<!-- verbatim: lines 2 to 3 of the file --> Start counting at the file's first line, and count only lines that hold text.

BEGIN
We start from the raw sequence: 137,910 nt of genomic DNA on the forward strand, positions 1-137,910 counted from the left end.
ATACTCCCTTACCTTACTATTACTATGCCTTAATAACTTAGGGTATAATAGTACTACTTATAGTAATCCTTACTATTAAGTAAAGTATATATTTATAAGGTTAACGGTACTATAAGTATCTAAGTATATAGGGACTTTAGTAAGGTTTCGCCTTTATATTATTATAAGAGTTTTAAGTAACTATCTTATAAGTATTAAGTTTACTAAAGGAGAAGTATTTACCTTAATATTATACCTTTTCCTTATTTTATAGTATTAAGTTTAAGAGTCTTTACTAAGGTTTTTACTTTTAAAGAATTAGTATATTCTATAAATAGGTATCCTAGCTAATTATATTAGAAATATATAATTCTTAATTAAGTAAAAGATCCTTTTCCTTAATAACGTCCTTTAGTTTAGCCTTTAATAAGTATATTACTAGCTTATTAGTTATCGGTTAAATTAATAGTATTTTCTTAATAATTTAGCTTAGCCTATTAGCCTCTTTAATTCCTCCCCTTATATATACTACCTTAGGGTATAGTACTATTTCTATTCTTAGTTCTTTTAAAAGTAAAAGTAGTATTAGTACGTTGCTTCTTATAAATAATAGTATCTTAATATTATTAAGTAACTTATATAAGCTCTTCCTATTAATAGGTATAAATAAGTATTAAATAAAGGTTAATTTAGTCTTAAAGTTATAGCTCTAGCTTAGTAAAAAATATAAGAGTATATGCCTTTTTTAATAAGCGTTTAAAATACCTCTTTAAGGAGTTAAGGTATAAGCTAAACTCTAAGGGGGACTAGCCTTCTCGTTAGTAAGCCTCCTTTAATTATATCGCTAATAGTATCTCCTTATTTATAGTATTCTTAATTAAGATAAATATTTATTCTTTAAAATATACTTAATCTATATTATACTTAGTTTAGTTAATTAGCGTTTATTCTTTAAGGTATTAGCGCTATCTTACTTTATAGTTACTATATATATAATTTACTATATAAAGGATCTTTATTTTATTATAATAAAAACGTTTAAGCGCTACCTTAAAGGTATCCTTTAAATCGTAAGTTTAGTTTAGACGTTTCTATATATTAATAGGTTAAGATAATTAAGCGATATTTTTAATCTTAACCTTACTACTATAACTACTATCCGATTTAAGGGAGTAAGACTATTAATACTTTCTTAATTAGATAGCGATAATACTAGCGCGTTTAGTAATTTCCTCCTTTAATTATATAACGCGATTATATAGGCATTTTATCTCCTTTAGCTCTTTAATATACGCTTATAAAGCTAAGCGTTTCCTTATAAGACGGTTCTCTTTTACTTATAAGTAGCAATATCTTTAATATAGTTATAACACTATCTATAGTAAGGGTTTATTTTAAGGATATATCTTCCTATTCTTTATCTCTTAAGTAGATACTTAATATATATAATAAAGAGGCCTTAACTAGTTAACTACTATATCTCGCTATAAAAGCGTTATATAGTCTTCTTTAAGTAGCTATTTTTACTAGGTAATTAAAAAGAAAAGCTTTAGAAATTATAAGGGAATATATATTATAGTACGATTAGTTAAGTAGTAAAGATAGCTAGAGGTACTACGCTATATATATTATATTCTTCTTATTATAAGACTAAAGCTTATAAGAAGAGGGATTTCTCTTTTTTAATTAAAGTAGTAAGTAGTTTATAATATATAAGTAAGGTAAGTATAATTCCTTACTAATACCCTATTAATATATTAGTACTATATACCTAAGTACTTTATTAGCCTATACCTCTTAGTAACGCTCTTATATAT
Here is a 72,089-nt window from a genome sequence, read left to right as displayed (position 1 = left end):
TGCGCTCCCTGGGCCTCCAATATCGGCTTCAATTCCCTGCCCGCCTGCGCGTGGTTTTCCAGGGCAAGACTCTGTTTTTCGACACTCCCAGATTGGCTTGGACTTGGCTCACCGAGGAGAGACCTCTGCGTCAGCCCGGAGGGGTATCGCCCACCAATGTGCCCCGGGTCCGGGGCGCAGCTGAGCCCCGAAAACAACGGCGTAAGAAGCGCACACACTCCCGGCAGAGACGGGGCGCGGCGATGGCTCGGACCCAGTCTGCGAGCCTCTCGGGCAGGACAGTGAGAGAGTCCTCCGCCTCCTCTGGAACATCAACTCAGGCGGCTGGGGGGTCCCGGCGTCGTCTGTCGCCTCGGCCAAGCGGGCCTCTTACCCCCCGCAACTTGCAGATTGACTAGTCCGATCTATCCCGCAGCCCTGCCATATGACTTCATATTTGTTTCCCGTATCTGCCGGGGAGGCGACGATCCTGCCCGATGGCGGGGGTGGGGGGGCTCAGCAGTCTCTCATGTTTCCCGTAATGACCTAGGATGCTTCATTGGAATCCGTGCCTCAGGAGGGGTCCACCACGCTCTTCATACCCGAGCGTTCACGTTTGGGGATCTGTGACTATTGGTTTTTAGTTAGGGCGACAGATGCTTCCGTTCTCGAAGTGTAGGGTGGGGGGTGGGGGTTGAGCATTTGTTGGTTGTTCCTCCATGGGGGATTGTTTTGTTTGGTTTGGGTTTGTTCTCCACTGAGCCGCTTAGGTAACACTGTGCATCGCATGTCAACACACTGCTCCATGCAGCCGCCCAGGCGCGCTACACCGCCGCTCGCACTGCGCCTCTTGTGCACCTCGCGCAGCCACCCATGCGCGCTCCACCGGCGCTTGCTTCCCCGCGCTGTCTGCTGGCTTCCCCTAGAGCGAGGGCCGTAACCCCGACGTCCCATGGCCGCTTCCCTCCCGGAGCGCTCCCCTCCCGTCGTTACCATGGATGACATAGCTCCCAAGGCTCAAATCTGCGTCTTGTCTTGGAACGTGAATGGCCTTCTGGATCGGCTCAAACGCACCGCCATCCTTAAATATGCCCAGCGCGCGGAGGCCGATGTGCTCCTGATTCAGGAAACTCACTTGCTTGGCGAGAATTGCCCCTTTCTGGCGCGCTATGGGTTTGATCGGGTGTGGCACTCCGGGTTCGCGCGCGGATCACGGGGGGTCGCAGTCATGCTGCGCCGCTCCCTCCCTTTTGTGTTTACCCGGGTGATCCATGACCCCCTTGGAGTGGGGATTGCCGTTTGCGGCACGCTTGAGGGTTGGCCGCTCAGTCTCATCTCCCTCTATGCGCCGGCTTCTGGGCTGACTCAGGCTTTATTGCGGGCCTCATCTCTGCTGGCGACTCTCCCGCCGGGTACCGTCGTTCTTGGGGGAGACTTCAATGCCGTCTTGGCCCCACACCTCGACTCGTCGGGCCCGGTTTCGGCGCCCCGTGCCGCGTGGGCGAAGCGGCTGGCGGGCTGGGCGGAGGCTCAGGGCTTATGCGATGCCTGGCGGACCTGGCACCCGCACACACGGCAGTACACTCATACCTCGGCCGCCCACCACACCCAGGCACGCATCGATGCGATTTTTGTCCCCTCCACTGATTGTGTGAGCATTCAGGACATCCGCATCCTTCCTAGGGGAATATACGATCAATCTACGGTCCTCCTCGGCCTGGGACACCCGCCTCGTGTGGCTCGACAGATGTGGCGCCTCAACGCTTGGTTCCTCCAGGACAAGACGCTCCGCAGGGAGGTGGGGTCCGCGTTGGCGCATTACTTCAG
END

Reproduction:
ATACTCCCTTACCTTACTATTACTATGCCTTAATAACTTAGGGTATAATAGTACTACTTATAGTAATCCTTACTATTAAGTAAAGTATATATTTATAAGGTTAACGGTACTATAAGTATCTAAGTATATAGGGACTTTAGTAAGGTTTCGCCTTTATATTATTATAAGAGTTTTAAGTAACTATCTTATAAGTATTAAGTTTACTAAAGGAGAAGTATTTACCTTAATATTATACCTTTTCCTTATTTTATAGTATTAAGTTTAAGAGTCTTTACTAAGGTTTTTACTTTTAAAGAATTAGTATATTCTATAAATAGGTATCCTAGCTAATTATATTAGAAATATATAATTCTTAATTAAGTAAAAGATCCTTTTCCTTAATAACGTCCTTTAGTTTAGCCTTTAATAAGTATATTACTAGCTTATTAGTTATCGGTTAAATTAATAGTATTTTCTTAATAATTTAGCTTAGCCTATTAGCCTCTTTAATTCCTCCCCTTATATATACTACCTTAGGGTATAGTACTATTTCTATTCTTAGTTCTTTTAAAAGTAAAAGTAGTATTAGTACGTTGCTTCTTATAAATAATAGTATCTTAATATTATTAAGTAACTTATATAAGCTCTTCCTATTAATAGGTATAAATAAGTATTAAATAAAGGTTAATTTAGTCTTAAAGTTATAGCTCTAGCTTAGTAAAAAATATAAGAGTATATGCCTTTTTTAATAAGCGTTTAAAATACCTCTTTAAGGAGTTAAGGTATAAGCTAAACTCTAAGGGGGACTAGCCTTCTCGTTAGTAAGCCTCCTTTAATTATATCGCTAATAGTATCTCCTTATTTATAGTATTCTTAATTAAGATAAATATTTATTCTTTAAAATATACTTAATCTATATTATACTTAGTTTAGTTAATTAGCGTTTATTCTTTAAGGTATTAGCGCTATCTTACTTTATAGTTACTATATATATAATTTACTATATAAAGGATCTTTATTTTATTATAATAAAAACGTTTAAGCGCTACCTTAAAGGTATCCTTTAAATCGTAAGTTTAGTTTAGACGTTTCTATATATTAATAGGTTAAGATAATTAAGCGATATTTTTAATCTTAACCTTACTACTATAACTACTATCCGATTTAAGGGAGTAAGACTATTAATACTTTCTTAATTAGATAGCGATAATACTAGCGCGTTTAGTAATTTCCTCCTTTAATTATATAACGCGATTATATAGGCATTTTATCTCCTTTAGCTCTTTAATATACGCTTATAAAGCTAAGCGTTTCCTTATAAGACGGTTCTCTTTTACTTATAAGTAGCAATATCTTTAATATAGTTATAACACTATCTATAGTAAGGGTTTATTTTAAGGATATATCTTCCTATTCTTTATCTCTTAAGTAGATACTTAATATATATAATAAAGAGGCCTTAACTAGTTAACTACTATATCTCGCTATAAAAGCGTTATATAGTCTTCTTTAAGTAGCTATTTTTACTAGGTAATTAAAAAGAAAAGCTTTAGAAATTATAAGGGAATATATATTATAGTACGATTAGTTAAGTAGTAAAGATAGCTAGAGGTACTACGCTATATATATTATATTCTTCTTATTATAAGACTAAAGCTTATAAGAAGAGGGATTTCTCTTTTTTAATTAAAGTAGTAAGTAGTTTATAATATATAAGTAAGGTAAGTATAATTCCTTACTAATACCCTATTAATATATTAGTACTATATACCTAAGTACTTTATTAGCCTATACCTCTTAGTAACGCTCTTATATAT
Here is a 72,089-nt window from a genome sequence, read left to right as displayed (position 1 = left end):